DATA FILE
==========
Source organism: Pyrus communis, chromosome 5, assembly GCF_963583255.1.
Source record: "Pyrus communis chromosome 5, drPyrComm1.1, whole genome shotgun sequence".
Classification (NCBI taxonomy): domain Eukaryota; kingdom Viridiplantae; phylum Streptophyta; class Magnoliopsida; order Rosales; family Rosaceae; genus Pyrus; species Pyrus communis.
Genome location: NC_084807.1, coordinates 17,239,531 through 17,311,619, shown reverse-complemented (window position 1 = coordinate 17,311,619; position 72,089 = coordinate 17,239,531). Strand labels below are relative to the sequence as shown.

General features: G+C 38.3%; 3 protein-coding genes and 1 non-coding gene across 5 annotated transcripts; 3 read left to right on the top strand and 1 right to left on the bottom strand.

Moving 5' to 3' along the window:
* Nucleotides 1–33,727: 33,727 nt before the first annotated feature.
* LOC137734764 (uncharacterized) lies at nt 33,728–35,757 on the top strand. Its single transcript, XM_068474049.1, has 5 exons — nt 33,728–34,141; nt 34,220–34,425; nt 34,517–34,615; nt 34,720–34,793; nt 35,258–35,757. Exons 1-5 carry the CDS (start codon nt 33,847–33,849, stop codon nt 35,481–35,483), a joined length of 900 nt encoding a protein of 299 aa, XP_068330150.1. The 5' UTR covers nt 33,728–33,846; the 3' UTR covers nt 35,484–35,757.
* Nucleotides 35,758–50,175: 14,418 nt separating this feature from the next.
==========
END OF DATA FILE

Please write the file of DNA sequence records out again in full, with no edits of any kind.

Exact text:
Source organism: Pyrus communis, chromosome 5, assembly GCF_963583255.1.
Source record: "Pyrus communis chromosome 5, drPyrComm1.1, whole genome shotgun sequence".
Classification (NCBI taxonomy): domain Eukaryota; kingdom Viridiplantae; phylum Streptophyta; class Magnoliopsida; order Rosales; family Rosaceae; genus Pyrus; species Pyrus communis.
Genome location: NC_084807.1, coordinates 17,239,531 through 17,311,619, shown reverse-complemented (window position 1 = coordinate 17,311,619; position 72,089 = coordinate 17,239,531). Strand labels below are relative to the sequence as shown.

General features: G+C 38.3%; 3 protein-coding genes and 1 non-coding gene across 5 annotated transcripts; 3 read left to right on the top strand and 1 right to left on the bottom strand.

Moving 5' to 3' along the window:
* Nucleotides 1–33,727: 33,727 nt before the first annotated feature.
* LOC137734764 (uncharacterized) lies at nt 33,728–35,757 on the top strand. Its single transcript, XM_068474049.1, has 5 exons — nt 33,728–34,141; nt 34,220–34,425; nt 34,517–34,615; nt 34,720–34,793; nt 35,258–35,757. Exons 1-5 carry the CDS (start codon nt 33,847–33,849, stop codon nt 35,481–35,483), a joined length of 900 nt encoding a protein of 299 aa, XP_068330150.1. The 5' UTR covers nt 33,728–33,846; the 3' UTR covers nt 35,484–35,757.
* Nucleotides 35,758–50,175: 14,418 nt separating this feature from the next.